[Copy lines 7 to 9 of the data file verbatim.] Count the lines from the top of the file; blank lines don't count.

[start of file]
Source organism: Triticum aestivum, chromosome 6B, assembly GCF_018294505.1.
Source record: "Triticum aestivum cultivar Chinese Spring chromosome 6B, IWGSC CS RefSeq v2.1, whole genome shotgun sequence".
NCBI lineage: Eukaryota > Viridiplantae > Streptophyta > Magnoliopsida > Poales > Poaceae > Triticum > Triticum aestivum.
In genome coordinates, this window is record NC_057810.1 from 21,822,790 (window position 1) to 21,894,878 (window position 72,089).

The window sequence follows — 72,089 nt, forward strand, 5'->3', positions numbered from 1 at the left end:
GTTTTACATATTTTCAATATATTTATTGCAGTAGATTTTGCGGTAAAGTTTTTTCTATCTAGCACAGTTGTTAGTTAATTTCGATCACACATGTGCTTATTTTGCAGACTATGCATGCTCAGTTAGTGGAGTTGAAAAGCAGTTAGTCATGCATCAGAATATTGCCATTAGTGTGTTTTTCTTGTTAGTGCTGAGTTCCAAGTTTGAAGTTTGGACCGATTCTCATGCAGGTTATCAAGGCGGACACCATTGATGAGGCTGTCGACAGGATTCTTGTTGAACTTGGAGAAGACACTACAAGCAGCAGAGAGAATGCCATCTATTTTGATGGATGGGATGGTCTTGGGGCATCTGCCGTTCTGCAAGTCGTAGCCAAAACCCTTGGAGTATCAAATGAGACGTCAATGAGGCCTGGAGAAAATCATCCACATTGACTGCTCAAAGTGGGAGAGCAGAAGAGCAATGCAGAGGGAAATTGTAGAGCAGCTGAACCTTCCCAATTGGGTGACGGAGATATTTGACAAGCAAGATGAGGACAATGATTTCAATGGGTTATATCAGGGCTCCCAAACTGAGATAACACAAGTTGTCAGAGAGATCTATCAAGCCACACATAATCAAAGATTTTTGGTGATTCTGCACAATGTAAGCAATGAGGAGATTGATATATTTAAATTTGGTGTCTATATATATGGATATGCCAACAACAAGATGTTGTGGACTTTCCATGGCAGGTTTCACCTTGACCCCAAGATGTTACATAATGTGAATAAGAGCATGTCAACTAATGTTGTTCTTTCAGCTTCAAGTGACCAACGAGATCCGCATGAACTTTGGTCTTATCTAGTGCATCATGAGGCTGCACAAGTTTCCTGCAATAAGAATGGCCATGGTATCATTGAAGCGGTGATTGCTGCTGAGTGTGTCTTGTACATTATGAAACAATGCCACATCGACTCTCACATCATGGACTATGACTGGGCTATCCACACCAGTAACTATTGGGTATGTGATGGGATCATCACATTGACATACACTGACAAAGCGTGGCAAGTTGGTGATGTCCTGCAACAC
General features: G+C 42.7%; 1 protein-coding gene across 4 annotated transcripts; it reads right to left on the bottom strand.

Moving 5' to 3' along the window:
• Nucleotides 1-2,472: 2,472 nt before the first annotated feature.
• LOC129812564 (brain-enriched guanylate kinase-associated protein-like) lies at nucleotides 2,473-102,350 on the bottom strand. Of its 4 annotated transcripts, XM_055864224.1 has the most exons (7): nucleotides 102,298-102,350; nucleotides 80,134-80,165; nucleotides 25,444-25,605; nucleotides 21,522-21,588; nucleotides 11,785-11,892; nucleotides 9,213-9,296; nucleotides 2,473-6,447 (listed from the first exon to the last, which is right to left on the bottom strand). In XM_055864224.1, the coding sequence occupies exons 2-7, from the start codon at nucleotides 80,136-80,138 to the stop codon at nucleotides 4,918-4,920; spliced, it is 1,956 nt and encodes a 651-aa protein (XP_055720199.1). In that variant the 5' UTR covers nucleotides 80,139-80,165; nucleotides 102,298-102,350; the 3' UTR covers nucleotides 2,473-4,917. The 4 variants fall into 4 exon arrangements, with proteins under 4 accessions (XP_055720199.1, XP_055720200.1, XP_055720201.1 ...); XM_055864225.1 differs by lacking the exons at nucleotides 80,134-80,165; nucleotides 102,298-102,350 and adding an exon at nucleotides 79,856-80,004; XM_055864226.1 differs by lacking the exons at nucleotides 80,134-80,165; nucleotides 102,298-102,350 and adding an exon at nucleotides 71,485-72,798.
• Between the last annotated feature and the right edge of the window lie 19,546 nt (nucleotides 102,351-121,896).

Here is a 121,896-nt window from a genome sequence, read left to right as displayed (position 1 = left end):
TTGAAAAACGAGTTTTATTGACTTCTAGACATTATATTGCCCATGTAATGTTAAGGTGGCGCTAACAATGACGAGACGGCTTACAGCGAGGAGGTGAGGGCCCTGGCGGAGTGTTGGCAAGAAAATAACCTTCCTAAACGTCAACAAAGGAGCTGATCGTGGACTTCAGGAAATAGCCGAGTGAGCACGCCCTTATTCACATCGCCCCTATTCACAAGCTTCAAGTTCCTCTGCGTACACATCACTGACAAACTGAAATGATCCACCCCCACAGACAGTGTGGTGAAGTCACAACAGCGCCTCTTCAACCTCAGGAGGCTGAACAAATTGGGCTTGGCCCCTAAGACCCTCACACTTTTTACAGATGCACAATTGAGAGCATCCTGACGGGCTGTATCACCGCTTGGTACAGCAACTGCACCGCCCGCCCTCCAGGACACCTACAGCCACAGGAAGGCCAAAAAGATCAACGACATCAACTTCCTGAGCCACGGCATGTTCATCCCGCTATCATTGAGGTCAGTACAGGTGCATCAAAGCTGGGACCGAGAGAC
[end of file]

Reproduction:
General features: G+C 42.7%; 1 protein-coding gene across 4 annotated transcripts; it reads right to left on the bottom strand.

Moving 5' to 3' along the window:
• Nucleotides 1-2,472: 2,472 nt before the first annotated feature.